'Chemical Hearts' Review
Even during a pandemic, when teens are doing online learning from home, there are still new high school “find yourself” films. Some are better than others, but I’m growing rather weary of this genre. What makes things even worse is when a script just doesn’t ring true.
That’s the case for the majority of “Chemical Hearts”, which (no surprise) is based on a YA novel. The guy is Henry (played by Austin Abrams). The girl is Grace (“Riverdale”’s Lili Reinhart). They’re seniors. He’s a writer looking for some meaning in his life. She’s a transfer and is looking to start anew. They become co-editors of the school newspaper, so OF COURSE they’re gonna start spending a lot of time together.
Henry is shy, reserved and a little dorky. Grace is a little protective but has shown her wild side before through social media posts. Currently, she’s walking with a cane due to a mysterious injury. Henry tries to ask Grace about it but it’s difficult to get much out of her except overwritten philosophical theories about what it means to be a teenager. Henry’s got plenty of those too, so they’re a match made in “book to screen” heaven.
“Chemical Hearts” clocks-in at just over an hour and a half. It doesn’t take long for Henry and Grace to sorta “click”, but some relationship bumps-in-the-road appear just as quickly. What’s frustrating is that their dialogue comes straight out of the novel. Writer/director Richard Tanne doesn’t make it more believable for the screen. All conversations are incredibly drawn-out, with every character (including friends and parents) pausing extensively and dramatically multiple times within each sentence. People… don’t… talk… like… that!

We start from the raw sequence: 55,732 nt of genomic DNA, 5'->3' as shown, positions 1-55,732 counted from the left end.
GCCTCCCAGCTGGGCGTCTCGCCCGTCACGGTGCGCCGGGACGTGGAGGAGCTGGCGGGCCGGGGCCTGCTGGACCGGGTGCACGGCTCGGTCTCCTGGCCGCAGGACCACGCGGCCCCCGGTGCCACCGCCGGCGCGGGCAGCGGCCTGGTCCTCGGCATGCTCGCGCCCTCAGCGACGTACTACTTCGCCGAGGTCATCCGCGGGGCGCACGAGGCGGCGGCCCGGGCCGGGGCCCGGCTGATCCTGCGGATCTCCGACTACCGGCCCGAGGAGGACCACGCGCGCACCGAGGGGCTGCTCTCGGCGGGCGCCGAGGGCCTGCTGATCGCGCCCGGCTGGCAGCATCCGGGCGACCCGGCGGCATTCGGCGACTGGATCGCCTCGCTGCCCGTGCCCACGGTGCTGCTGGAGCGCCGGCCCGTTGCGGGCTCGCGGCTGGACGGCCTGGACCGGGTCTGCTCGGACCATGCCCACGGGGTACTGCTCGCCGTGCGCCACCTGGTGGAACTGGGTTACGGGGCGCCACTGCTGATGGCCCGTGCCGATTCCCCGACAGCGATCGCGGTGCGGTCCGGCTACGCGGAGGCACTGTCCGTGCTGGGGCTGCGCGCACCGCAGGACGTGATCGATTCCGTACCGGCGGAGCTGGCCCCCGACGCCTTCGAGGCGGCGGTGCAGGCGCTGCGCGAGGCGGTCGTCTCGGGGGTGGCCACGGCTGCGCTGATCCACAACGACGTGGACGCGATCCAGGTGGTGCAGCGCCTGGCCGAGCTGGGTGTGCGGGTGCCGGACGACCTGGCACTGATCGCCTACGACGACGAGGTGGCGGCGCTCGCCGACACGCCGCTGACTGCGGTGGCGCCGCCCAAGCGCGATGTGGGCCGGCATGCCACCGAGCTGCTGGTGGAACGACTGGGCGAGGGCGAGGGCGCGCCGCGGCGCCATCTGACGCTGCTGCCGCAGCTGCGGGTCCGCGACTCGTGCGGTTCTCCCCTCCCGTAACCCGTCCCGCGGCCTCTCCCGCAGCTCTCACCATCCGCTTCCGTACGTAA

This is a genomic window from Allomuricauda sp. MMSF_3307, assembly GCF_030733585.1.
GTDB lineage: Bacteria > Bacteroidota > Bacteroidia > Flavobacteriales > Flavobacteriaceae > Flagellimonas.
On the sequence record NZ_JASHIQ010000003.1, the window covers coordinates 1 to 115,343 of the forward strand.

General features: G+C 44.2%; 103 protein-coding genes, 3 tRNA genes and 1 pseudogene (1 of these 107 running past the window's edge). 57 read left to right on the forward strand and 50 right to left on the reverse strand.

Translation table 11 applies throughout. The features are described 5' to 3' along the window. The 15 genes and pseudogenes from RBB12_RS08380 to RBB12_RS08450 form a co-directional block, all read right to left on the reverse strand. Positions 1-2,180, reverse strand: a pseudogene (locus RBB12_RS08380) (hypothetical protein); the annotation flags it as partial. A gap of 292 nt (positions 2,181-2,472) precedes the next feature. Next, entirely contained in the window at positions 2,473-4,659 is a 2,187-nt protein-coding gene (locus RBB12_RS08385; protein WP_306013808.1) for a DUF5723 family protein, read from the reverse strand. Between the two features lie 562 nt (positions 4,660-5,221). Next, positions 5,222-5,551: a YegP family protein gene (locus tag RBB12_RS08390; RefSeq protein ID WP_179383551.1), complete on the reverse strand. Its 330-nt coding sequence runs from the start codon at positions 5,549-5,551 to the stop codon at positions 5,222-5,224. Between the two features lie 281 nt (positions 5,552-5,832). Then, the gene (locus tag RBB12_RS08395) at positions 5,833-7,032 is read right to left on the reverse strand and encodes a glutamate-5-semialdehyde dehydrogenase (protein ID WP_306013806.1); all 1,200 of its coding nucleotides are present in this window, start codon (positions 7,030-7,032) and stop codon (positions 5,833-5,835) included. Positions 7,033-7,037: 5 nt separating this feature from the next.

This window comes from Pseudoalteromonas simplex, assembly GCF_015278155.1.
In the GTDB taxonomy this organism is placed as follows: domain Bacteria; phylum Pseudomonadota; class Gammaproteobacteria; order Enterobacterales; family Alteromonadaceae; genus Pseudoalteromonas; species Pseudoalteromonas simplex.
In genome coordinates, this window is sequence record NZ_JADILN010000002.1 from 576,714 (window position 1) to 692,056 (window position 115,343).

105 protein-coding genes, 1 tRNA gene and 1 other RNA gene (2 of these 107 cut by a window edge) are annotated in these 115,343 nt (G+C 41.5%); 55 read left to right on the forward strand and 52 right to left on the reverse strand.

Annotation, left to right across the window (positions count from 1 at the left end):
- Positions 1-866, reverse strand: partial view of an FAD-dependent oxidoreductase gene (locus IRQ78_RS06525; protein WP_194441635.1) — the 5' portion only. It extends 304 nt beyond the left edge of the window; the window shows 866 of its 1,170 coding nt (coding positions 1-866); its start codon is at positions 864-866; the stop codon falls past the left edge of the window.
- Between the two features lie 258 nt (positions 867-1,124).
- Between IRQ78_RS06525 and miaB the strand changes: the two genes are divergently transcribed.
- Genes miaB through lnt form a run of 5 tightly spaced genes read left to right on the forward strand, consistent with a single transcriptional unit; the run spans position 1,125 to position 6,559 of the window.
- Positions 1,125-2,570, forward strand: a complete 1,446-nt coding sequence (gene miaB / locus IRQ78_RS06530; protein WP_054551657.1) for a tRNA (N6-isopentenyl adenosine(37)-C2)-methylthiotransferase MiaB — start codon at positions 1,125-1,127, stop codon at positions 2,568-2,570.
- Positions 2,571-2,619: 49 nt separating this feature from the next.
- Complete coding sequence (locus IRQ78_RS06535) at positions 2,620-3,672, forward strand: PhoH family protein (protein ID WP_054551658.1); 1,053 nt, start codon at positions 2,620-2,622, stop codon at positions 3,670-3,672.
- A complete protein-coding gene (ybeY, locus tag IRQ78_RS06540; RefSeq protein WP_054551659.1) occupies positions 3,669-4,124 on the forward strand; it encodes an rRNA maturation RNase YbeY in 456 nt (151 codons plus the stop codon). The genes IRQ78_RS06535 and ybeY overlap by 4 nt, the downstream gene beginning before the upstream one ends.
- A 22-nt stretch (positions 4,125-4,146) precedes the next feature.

Henry’s older sister is slightly atypical compared to typical young adult movie siblings, but she’s a minor character. It’s difficult to judge the chemistry between Reinhart and Abrams because Grace is so emotionally unstable — and Henry so oddly reactive to her emotions — that they don’t have a chance to really mesh. And when it comes to the details, interactions and emotional complexities of high school, “CH” gets about one thing right for every five things it gets wrong.
There is one “twist” that, while kinda creepy, does work. And it plays-into a reality that, sadly, involves many high school students each year. But, overall, “Chemical Hearts” exists in a fantasy/dreamland mixture of stagy scenes, force-fed one-liners, plot conveniences and an intentionally bittersweet conclusion.